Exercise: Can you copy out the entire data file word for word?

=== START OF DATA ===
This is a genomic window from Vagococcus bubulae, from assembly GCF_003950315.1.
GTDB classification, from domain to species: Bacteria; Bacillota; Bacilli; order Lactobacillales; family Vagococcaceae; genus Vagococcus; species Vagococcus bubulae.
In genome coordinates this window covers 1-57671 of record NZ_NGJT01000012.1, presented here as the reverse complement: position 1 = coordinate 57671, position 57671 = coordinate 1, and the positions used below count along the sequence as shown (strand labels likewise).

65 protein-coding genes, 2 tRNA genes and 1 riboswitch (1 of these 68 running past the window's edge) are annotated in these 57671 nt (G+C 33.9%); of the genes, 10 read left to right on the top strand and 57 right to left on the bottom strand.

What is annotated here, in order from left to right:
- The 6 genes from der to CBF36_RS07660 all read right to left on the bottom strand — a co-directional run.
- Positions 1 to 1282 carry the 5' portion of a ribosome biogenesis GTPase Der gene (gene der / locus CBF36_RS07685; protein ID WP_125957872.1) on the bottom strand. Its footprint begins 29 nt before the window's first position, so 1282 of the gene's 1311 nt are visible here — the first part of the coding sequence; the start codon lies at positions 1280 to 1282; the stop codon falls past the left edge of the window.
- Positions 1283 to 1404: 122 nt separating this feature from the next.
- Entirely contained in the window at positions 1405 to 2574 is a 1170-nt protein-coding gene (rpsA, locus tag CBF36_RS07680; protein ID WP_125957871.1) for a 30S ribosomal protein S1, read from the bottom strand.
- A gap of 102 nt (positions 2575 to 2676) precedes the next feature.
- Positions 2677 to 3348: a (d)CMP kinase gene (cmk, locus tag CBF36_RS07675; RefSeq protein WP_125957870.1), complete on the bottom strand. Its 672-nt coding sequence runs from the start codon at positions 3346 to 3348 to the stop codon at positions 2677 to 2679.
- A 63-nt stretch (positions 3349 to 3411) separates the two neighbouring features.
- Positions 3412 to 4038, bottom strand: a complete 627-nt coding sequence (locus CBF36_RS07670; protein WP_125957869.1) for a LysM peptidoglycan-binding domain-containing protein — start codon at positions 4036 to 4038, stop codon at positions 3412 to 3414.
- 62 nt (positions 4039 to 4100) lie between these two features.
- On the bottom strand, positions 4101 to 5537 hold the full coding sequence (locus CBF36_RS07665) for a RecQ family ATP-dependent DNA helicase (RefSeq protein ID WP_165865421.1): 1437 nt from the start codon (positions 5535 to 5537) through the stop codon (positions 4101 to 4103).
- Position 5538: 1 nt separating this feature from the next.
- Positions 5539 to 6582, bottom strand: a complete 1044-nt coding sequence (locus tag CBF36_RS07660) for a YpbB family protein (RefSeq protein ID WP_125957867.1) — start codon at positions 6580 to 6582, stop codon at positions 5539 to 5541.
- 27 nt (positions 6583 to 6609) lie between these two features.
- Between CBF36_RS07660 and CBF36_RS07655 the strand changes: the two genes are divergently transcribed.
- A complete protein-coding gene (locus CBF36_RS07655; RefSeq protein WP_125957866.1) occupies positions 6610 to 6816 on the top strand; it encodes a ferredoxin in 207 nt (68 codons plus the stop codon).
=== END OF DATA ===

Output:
This is a genomic window from Vagococcus bubulae, from assembly GCF_003950315.1.
GTDB classification, from domain to species: Bacteria; Bacillota; Bacilli; order Lactobacillales; family Vagococcaceae; genus Vagococcus; species Vagococcus bubulae.
In genome coordinates this window covers 1-57671 of record NZ_NGJT01000012.1, presented here as the reverse complement: position 1 = coordinate 57671, position 57671 = coordinate 1, and the positions used below count along the sequence as shown (strand labels likewise).

65 protein-coding genes, 2 tRNA genes and 1 riboswitch (1 of these 68 running past the window's edge) are annotated in these 57671 nt (G+C 33.9%); of the genes, 10 read left to right on the top strand and 57 right to left on the bottom strand.

What is annotated here, in order from left to right:
- The 6 genes from der to CBF36_RS07660 all read right to left on the bottom strand — a co-directional run.
- Positions 1 to 1282 carry the 5' portion of a ribosome biogenesis GTPase Der gene (gene der / locus CBF36_RS07685; protein ID WP_125957872.1) on the bottom strand. Its footprint begins 29 nt before the window's first position, so 1282 of the gene's 1311 nt are visible here — the first part of the coding sequence; the start codon lies at positions 1280 to 1282; the stop codon falls past the left edge of the window.
- Positions 1283 to 1404: 122 nt separating this feature from the next.
- Entirely contained in the window at positions 1405 to 2574 is a 1170-nt protein-coding gene (rpsA, locus tag CBF36_RS07680; protein ID WP_125957871.1) for a 30S ribosomal protein S1, read from the bottom strand.
- A gap of 102 nt (positions 2575 to 2676) precedes the next feature.
- Positions 2677 to 3348: a (d)CMP kinase gene (cmk, locus tag CBF36_RS07675; RefSeq protein WP_125957870.1), complete on the bottom strand. Its 672-nt coding sequence runs from the start codon at positions 3346 to 3348 to the stop codon at positions 2677 to 2679.
- A 63-nt stretch (positions 3349 to 3411) separates the two neighbouring features.
- Positions 3412 to 4038, bottom strand: a complete 627-nt coding sequence (locus CBF36_RS07670; protein WP_125957869.1) for a LysM peptidoglycan-binding domain-containing protein — start codon at positions 4036 to 4038, stop codon at positions 3412 to 3414.
- 62 nt (positions 4039 to 4100) lie between these two features.
- On the bottom strand, positions 4101 to 5537 hold the full coding sequence (locus CBF36_RS07665) for a RecQ family ATP-dependent DNA helicase (RefSeq protein ID WP_165865421.1): 1437 nt from the start codon (positions 5535 to 5537) through the stop codon (positions 4101 to 4103).
- Position 5538: 1 nt separating this feature from the next.
- Positions 5539 to 6582, bottom strand: a complete 1044-nt coding sequence (locus tag CBF36_RS07660) for a YpbB family protein (RefSeq protein ID WP_125957867.1) — start codon at positions 6580 to 6582, stop codon at positions 5539 to 5541.
- 27 nt (positions 6583 to 6609) lie between these two features.
- Between CBF36_RS07660 and CBF36_RS07655 the strand changes: the two genes are divergently transcribed.
- A complete protein-coding gene (locus CBF36_RS07655; RefSeq protein WP_125957866.1) occupies positions 6610 to 6816 on the top strand; it encodes a ferredoxin in 207 nt (68 codons plus the stop codon).